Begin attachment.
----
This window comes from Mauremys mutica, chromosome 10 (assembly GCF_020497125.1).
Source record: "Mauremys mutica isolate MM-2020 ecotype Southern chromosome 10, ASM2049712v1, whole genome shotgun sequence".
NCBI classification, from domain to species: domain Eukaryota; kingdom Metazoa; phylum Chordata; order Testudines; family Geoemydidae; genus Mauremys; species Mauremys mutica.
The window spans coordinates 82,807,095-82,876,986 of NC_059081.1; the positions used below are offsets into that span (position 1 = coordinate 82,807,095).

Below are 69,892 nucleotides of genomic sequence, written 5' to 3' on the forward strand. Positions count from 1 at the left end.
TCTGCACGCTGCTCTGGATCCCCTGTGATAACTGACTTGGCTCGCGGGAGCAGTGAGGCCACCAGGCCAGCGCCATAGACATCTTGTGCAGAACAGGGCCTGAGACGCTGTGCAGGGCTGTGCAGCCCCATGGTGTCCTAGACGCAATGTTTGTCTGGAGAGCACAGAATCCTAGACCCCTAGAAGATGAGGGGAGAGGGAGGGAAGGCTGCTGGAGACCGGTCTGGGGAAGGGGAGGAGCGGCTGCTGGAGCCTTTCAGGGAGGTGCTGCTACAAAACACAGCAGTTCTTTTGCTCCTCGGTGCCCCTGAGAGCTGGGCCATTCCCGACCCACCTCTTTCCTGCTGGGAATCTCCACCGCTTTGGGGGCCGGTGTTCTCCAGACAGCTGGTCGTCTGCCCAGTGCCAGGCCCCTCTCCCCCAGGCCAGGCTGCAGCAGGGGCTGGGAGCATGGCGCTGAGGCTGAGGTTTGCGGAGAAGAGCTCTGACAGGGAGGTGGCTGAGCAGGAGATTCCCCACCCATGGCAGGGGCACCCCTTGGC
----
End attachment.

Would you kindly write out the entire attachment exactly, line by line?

This window comes from Mauremys mutica, chromosome 10 (assembly GCF_020497125.1).
Source record: "Mauremys mutica isolate MM-2020 ecotype Southern chromosome 10, ASM2049712v1, whole genome shotgun sequence".
NCBI classification, from domain to species: domain Eukaryota; kingdom Metazoa; phylum Chordata; order Testudines; family Geoemydidae; genus Mauremys; species Mauremys mutica.
The window spans coordinates 82,807,095-82,876,986 of NC_059081.1; the positions used below are offsets into that span (position 1 = coordinate 82,807,095).

Below are 69,892 nucleotides of genomic sequence, written 5' to 3' on the forward strand. Positions count from 1 at the left end.
TCTGCACGCTGCTCTGGATCCCCTGTGATAACTGACTTGGCTCGCGGGAGCAGTGAGGCCACCAGGCCAGCGCCATAGACATCTTGTGCAGAACAGGGCCTGAGACGCTGTGCAGGGCTGTGCAGCCCCATGGTGTCCTAGACGCAATGTTTGTCTGGAGAGCACAGAATCCTAGACCCCTAGAAGATGAGGGGAGAGGGAGGGAAGGCTGCTGGAGACCGGTCTGGGGAAGGGGAGGAGCGGCTGCTGGAGCCTTTCAGGGAGGTGCTGCTACAAAACACAGCAGTTCTTTTGCTCCTCGGTGCCCCTGAGAGCTGGGCCATTCCCGACCCACCTCTTTCCTGCTGGGAATCTCCACCGCTTTGGGGGCCGGTGTTCTCCAGACAGCTGGTCGTCTGCCCAGTGCCAGGCCCCTCTCCCCCAGGCCAGGCTGCAGCAGGGGCTGGGAGCATGGCGCTGAGGCTGAGGTTTGCGGAGAAGAGCTCTGACAGGGAGGTGGCTGAGCAGGAGATTCCCCACCCATGGCAGGGGCACCCCTTGGC